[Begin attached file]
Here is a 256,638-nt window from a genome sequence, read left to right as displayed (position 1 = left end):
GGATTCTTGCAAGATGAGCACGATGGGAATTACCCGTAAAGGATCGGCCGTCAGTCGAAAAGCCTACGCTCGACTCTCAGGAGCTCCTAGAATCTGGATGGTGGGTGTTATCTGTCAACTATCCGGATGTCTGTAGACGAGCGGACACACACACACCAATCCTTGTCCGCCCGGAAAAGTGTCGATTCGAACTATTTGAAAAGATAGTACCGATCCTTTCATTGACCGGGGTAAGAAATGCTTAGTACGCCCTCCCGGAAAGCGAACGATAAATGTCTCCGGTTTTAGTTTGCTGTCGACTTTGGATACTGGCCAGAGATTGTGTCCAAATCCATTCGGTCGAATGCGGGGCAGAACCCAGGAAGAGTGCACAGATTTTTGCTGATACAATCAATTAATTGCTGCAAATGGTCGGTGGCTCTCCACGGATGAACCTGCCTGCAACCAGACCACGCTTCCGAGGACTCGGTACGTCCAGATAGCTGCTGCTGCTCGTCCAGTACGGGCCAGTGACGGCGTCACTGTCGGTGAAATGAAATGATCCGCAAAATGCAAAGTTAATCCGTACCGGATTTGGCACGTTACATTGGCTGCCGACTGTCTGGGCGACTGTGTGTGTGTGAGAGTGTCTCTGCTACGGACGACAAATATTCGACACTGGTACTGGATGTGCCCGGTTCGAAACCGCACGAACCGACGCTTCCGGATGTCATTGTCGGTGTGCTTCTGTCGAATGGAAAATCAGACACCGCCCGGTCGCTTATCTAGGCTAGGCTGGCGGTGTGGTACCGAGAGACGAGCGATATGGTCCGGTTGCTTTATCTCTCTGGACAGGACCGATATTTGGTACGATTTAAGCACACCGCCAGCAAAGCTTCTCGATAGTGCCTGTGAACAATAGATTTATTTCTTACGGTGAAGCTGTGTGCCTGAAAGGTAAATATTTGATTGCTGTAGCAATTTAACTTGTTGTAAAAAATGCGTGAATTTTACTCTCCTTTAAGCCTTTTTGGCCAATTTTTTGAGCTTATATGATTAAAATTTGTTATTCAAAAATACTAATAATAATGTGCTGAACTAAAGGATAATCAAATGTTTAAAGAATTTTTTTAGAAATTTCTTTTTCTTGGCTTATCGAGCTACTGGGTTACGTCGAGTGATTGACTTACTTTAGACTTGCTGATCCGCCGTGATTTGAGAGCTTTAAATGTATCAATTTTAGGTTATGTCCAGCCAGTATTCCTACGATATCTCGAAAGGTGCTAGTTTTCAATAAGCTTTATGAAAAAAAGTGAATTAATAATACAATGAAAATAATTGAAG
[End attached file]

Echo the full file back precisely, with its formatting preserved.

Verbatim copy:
Here is a 256,638-nt window from a genome sequence, read left to right as displayed (position 1 = left end):
GGATTCTTGCAAGATGAGCACGATGGGAATTACCCGTAAAGGATCGGCCGTCAGTCGAAAAGCCTACGCTCGACTCTCAGGAGCTCCTAGAATCTGGATGGTGGGTGTTATCTGTCAACTATCCGGATGTCTGTAGACGAGCGGACACACACACACCAATCCTTGTCCGCCCGGAAAAGTGTCGATTCGAACTATTTGAAAAGATAGTACCGATCCTTTCATTGACCGGGGTAAGAAATGCTTAGTACGCCCTCCCGGAAAGCGAACGATAAATGTCTCCGGTTTTAGTTTGCTGTCGACTTTGGATACTGGCCAGAGATTGTGTCCAAATCCATTCGGTCGAATGCGGGGCAGAACCCAGGAAGAGTGCACAGATTTTTGCTGATACAATCAATTAATTGCTGCAAATGGTCGGTGGCTCTCCACGGATGAACCTGCCTGCAACCAGACCACGCTTCCGAGGACTCGGTACGTCCAGATAGCTGCTGCTGCTCGTCCAGTACGGGCCAGTGACGGCGTCACTGTCGGTGAAATGAAATGATCCGCAAAATGCAAAGTTAATCCGTACCGGATTTGGCACGTTACATTGGCTGCCGACTGTCTGGGCGACTGTGTGTGTGTGAGAGTGTCTCTGCTACGGACGACAAATATTCGACACTGGTACTGGATGTGCCCGGTTCGAAACCGCACGAACCGACGCTTCCGGATGTCATTGTCGGTGTGCTTCTGTCGAATGGAAAATCAGACACCGCCCGGTCGCTTATCTAGGCTAGGCTGGCGGTGTGGTACCGAGAGACGAGCGATATGGTCCGGTTGCTTTATCTCTCTGGACAGGACCGATATTTGGTACGATTTAAGCACACCGCCAGCAAAGCTTCTCGATAGTGCCTGTGAACAATAGATTTATTTCTTACGGTGAAGCTGTGTGCCTGAAAGGTAAATATTTGATTGCTGTAGCAATTTAACTTGTTGTAAAAAATGCGTGAATTTTACTCTCCTTTAAGCCTTTTTGGCCAATTTTTTGAGCTTATATGATTAAAATTTGTTATTCAAAAATACTAATAATAATGTGCTGAACTAAAGGATAATCAAATGTTTAAAGAATTTTTTTAGAAATTTCTTTTTCTTGGCTTATCGAGCTACTGGGTTACGTCGAGTGATTGACTTACTTTAGACTTGCTGATCCGCCGTGATTTGAGAGCTTTAAATGTATCAATTTTAGGTTATGTCCAGCCAGTATTCCTACGATATCTCGAAAGGTGCTAGTTTTCAATAAGCTTTATGAAAAAAAGTGAATTAATAATACAATGAAAATAATTGAAG